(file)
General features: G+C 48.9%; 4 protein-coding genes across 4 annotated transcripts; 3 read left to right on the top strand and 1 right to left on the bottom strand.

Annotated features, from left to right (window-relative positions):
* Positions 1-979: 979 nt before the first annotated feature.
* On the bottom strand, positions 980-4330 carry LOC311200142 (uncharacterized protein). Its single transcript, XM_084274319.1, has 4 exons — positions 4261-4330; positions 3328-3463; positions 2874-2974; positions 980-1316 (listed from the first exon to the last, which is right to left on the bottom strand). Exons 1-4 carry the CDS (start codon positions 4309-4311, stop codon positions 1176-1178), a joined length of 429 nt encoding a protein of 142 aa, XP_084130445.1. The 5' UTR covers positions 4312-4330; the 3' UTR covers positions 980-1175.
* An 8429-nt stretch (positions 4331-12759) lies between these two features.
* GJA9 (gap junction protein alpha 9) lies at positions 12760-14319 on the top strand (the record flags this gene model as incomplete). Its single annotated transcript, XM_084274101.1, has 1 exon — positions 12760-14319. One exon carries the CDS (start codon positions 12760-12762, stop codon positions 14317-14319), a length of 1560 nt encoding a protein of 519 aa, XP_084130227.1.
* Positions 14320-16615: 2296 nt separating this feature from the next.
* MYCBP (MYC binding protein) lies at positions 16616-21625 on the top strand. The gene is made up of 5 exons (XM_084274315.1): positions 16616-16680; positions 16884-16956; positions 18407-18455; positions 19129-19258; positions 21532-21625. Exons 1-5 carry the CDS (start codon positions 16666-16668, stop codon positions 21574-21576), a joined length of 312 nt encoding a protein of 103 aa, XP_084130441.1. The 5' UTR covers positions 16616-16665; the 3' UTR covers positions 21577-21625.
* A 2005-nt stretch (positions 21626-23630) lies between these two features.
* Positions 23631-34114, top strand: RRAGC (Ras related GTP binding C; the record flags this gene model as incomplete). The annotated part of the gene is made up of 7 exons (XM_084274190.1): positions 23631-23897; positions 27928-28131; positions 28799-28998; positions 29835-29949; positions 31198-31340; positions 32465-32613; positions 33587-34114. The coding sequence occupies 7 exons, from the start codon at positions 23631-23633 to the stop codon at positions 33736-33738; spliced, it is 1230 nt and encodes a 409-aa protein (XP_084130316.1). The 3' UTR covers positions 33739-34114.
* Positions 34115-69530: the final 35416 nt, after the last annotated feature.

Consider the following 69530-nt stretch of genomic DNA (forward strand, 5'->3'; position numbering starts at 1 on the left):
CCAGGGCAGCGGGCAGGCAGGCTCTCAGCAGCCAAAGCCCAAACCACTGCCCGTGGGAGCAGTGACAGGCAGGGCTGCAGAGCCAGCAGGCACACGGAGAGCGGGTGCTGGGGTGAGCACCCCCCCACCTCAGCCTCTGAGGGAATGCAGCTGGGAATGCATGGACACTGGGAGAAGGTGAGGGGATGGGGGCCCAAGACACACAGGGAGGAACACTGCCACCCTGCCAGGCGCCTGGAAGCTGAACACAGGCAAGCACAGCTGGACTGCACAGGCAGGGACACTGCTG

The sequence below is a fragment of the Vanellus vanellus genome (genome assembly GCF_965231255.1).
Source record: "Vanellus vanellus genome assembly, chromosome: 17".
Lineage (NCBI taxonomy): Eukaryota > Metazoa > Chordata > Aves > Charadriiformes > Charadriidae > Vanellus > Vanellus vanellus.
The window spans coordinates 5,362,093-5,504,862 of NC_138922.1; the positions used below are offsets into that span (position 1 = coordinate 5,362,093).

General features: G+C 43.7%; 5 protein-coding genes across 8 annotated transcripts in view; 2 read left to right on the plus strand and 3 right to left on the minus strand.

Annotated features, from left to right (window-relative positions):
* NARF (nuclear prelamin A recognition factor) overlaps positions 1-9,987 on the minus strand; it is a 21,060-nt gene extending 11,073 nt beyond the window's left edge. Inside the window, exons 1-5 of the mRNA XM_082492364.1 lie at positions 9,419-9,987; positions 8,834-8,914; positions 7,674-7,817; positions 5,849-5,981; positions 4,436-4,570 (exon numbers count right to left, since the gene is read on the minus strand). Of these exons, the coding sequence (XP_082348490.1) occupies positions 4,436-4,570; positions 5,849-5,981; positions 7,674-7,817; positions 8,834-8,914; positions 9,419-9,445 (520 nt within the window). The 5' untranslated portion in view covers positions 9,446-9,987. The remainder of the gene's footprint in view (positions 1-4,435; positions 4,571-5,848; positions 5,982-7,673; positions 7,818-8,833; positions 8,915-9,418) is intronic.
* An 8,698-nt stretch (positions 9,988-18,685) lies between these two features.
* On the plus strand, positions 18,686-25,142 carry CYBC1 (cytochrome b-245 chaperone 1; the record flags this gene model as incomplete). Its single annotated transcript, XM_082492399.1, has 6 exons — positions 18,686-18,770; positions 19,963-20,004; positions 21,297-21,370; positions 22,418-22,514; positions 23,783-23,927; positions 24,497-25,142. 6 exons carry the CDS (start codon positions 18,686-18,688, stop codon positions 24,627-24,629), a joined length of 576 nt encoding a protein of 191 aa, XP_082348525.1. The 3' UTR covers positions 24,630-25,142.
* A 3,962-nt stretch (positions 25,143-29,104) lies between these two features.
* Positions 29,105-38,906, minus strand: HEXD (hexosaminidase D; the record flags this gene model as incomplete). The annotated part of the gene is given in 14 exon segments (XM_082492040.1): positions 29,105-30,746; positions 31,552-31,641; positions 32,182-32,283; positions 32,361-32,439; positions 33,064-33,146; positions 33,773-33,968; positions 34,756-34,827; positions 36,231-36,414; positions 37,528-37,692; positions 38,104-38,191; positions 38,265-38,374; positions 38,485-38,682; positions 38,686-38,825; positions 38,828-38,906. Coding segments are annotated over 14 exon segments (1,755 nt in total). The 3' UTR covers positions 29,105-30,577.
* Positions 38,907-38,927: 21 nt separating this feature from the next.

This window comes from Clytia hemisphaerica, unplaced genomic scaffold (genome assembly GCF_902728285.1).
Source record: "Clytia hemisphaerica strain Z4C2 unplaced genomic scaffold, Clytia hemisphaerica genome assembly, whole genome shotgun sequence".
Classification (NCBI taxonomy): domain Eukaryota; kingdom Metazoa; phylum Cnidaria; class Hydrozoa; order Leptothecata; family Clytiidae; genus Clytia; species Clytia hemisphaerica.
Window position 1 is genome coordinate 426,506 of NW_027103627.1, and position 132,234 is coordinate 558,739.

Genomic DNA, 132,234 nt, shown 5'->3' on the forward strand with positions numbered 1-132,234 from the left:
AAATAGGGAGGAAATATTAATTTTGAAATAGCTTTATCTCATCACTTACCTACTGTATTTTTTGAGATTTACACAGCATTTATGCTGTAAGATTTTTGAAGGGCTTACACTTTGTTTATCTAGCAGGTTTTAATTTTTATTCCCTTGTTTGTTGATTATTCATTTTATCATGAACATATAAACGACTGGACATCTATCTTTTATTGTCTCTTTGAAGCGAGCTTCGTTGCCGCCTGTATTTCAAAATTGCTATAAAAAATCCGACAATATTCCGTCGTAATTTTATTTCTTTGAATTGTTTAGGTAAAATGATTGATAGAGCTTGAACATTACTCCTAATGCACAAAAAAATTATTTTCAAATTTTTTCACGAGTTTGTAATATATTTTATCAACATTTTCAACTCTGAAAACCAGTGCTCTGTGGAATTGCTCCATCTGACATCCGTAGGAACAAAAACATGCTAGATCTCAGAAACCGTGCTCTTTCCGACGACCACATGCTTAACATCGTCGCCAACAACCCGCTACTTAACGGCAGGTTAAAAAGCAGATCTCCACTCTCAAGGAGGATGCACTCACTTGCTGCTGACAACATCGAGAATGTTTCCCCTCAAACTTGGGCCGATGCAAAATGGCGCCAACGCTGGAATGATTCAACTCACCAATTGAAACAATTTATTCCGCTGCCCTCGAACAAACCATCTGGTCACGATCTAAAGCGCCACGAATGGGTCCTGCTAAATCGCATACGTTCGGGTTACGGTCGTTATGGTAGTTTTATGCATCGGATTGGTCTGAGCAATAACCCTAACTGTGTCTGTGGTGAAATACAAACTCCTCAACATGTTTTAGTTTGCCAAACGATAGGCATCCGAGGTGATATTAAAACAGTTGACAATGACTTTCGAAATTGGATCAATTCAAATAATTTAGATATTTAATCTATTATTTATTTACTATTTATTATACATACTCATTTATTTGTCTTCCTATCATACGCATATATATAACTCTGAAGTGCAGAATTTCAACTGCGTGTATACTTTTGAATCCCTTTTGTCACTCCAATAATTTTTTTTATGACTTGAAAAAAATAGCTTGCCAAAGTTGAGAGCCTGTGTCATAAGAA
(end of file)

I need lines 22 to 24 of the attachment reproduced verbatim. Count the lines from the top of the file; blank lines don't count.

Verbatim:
* On the plus strand, positions 18,686-25,142 carry CYBC1 (cytochrome b-245 chaperone 1; the record flags this gene model as incomplete). Its single annotated transcript, XM_082492399.1, has 6 exons — positions 18,686-18,770; positions 19,963-20,004; positions 21,297-21,370; positions 22,418-22,514; positions 23,783-23,927; positions 24,497-25,142. 6 exons carry the CDS (start codon positions 18,686-18,688, stop codon positions 24,627-24,629), a joined length of 576 nt encoding a protein of 191 aa, XP_082348525.1. The 3' UTR covers positions 24,630-25,142.
* A 3,962-nt stretch (positions 25,143-29,104) lies between these two features.
* Positions 29,105-38,906, minus strand: HEXD (hexosaminidase D; the record flags this gene model as incomplete). The annotated part of the gene is given in 14 exon segments (XM_082492040.1): positions 29,105-30,746; positions 31,552-31,641; positions 32,182-32,283; positions 32,361-32,439; positions 33,064-33,146; positions 33,773-33,968; positions 34,756-34,827; positions 36,231-36,414; positions 37,528-37,692; positions 38,104-38,191; positions 38,265-38,374; positions 38,485-38,682; positions 38,686-38,825; positions 38,828-38,906. Coding segments are annotated over 14 exon segments (1,755 nt in total). The 3' UTR covers positions 29,105-30,577.